Read more in the Rise of Workflow Automation in Wide Format Graphics blog series.

Have stories to share or questions to ask, then reach out to @mbossed on Twitter, or LinkedIn, or good ole e-mail.

The Rise of Workflow Automation in Wide Format Graphics: Managing the Work

Ryan McAbee
 Sep 13, 2017

Managing the diversity of work possible within a wide format shop is challenging. Quotes must be created for customers from estimates based on as-accurate-as-possible costs. Once the order is placed, materials need to be ordered and/or staged for production. The job needs to be scheduled, costs tracked, and deadlines met. Oh, let’s not forget these tasks are multiplied by every job received which is enough to cause panic in the most stoic of managers.

With so much to manage, one would expect that every wide format shop would own a print management software solution. According to the FESPA 2015 Census, only 17.7% of shops owned a print MIS compared with 72.7%% of general commercial printers from that year’s InfoTrends US Software Investment Outlook. While adoption rates have likely increased over the past couple of years and will be reflected in the upcoming FESPA Census, it is unlikely that wide format shops have closed the gap. One reason most print providers avoid changing their existing or adopting a new print MIS solution is the complexity involved which equates to time and cost. Most print MIS solutions need over 6 months to fully implement but the core system of estimating, quoting, and job ticketing can go much faster, so view it as a journey not a sprint.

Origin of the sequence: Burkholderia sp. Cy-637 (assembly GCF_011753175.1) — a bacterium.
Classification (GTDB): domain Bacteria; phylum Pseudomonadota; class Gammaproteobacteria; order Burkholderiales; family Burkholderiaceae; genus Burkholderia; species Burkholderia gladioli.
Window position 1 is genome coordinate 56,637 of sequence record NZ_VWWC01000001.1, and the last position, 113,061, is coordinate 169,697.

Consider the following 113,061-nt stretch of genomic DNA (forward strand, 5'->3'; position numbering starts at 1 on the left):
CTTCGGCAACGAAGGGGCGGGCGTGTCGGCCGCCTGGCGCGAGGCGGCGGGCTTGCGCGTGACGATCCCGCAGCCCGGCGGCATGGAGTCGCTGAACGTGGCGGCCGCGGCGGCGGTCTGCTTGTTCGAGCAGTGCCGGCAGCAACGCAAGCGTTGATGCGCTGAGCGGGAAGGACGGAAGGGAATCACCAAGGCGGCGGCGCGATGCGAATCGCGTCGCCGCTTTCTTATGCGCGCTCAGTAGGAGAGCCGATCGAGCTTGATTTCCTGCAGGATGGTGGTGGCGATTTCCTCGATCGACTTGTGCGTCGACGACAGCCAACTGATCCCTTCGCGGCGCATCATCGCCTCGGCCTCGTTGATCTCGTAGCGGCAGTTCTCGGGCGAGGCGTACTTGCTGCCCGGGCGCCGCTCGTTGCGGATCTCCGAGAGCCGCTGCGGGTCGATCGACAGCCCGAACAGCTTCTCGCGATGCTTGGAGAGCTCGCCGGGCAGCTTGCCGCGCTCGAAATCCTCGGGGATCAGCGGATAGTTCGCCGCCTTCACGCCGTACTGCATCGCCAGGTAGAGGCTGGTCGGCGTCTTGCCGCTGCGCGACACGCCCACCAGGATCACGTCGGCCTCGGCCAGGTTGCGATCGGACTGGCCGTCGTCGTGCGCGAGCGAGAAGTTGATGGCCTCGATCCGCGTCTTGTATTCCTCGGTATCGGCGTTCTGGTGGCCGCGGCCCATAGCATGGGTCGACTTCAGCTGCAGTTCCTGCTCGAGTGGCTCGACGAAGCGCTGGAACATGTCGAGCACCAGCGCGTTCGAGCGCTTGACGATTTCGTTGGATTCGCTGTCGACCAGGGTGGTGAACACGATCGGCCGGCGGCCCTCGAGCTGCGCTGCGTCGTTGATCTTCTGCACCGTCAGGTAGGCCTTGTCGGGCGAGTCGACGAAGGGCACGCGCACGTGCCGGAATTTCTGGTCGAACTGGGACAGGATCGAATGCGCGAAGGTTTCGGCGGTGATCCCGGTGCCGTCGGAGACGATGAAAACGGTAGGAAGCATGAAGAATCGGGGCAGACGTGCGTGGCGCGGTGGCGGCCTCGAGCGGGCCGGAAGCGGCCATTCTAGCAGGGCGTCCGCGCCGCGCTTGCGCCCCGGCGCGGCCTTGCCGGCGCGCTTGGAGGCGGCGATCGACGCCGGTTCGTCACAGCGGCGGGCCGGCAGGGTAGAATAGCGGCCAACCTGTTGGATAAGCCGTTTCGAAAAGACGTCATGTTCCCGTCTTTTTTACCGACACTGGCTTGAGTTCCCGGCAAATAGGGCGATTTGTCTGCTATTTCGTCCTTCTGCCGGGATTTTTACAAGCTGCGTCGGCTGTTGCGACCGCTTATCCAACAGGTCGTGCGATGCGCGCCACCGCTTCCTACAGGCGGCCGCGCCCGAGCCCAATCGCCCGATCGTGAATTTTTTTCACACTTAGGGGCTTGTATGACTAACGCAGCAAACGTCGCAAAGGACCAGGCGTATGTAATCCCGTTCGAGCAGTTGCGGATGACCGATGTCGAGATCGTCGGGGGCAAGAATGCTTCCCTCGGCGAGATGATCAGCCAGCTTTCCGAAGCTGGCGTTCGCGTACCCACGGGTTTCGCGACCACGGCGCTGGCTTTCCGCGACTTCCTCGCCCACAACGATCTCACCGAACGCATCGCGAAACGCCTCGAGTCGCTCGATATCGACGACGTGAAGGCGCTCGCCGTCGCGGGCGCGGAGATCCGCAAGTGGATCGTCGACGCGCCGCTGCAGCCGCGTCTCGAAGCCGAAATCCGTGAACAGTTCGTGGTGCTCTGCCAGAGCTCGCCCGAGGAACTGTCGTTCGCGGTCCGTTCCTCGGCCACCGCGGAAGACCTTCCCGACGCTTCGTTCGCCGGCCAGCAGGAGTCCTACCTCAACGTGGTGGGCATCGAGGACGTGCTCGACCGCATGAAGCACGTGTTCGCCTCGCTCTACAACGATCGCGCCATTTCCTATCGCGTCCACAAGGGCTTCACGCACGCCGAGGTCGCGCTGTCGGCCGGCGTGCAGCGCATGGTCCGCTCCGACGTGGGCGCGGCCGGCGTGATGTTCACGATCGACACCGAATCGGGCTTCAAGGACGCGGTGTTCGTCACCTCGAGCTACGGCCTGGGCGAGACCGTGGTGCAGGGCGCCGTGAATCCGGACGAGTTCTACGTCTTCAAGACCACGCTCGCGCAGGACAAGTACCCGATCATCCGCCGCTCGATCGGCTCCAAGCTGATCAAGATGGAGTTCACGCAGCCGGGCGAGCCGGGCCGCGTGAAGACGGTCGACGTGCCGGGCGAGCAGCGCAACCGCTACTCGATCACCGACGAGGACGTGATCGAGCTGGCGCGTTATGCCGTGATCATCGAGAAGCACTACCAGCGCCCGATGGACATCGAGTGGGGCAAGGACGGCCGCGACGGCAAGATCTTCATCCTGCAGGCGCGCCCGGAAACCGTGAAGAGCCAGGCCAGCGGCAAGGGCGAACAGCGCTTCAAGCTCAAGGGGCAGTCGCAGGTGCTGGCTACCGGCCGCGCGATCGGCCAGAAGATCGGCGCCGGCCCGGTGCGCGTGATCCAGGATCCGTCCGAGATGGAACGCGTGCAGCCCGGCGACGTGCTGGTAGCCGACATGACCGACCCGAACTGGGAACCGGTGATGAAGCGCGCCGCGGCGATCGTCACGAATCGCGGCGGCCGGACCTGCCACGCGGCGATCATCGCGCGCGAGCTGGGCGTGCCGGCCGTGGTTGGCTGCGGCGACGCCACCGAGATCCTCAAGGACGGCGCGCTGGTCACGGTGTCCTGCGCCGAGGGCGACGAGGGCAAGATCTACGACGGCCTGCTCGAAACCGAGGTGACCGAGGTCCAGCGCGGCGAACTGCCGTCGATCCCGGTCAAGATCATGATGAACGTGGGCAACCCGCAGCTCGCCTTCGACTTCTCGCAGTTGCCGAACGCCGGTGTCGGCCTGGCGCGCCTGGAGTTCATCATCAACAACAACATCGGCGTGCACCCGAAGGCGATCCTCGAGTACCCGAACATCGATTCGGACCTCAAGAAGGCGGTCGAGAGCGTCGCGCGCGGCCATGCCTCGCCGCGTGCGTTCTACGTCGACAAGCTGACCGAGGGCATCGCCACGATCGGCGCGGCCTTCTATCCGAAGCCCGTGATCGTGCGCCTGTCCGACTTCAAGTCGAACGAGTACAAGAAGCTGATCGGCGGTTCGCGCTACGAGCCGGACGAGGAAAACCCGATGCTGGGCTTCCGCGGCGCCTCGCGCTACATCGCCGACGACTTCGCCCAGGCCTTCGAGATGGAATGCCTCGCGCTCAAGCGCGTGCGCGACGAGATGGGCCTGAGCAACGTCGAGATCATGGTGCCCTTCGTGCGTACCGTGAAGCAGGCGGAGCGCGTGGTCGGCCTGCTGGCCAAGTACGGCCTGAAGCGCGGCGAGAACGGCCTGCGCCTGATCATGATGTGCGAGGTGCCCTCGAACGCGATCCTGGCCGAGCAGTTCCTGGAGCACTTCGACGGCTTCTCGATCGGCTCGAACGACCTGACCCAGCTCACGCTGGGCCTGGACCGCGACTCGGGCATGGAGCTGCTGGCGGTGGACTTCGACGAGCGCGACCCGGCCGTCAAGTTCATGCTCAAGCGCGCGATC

Print MIS Adoption for Wide Format and General Commercial Printer

Sources: FESPA 2015 Census, 2015 InfoTrends US Software Investment Outlook

Print MIS solutions can also act a central record of truth for the work. If all jobs are entered in the system, then the order’s production status can be tracked, production costs assigned, service level agreements met, and data captured to provide real-time insights or post mortem analysis, i.e. estimate versus actual costs reporting. Having the data in one system unlocks the potential for customizable dashboards to track performance indicators for true business intelligence.

There are many types of solutions that can be used depending upon your situation:

  • Wide format-specific print MIS solutions like Clarity and ShopVox are browser-based solutions that were specifically designed for the needs of sign and graphics.
  • General print MIS solutions, that often started in commercial printing, have subsequently added capabilities for wide format production. Examples include, but are not limited to, solutions from Avanti, EFI, IQ, Optimus, and Tharstern.

The pressure to manage more jobs and increase efficiency is increasing due to customer demands. Shops responding to the FESPA 2015 Census cited shorter turnaround, just-in-time requirements, and shorter runs as the top three trends from customers. The speed of business has changed and seems to get faster each passing year. What might have been possible to manage through manual processes, like creating estimates in a spreadsheet, won’t suffice going forward.

Read more in the Rise of Workflow Automation in Wide Format Graphics blog series.

Have stories to share or questions to ask, then reach out to @mbossed on Twitter, or LinkedIn, or good ole e-mail.

The Rise of Workflow Automation in Wide Format Graphics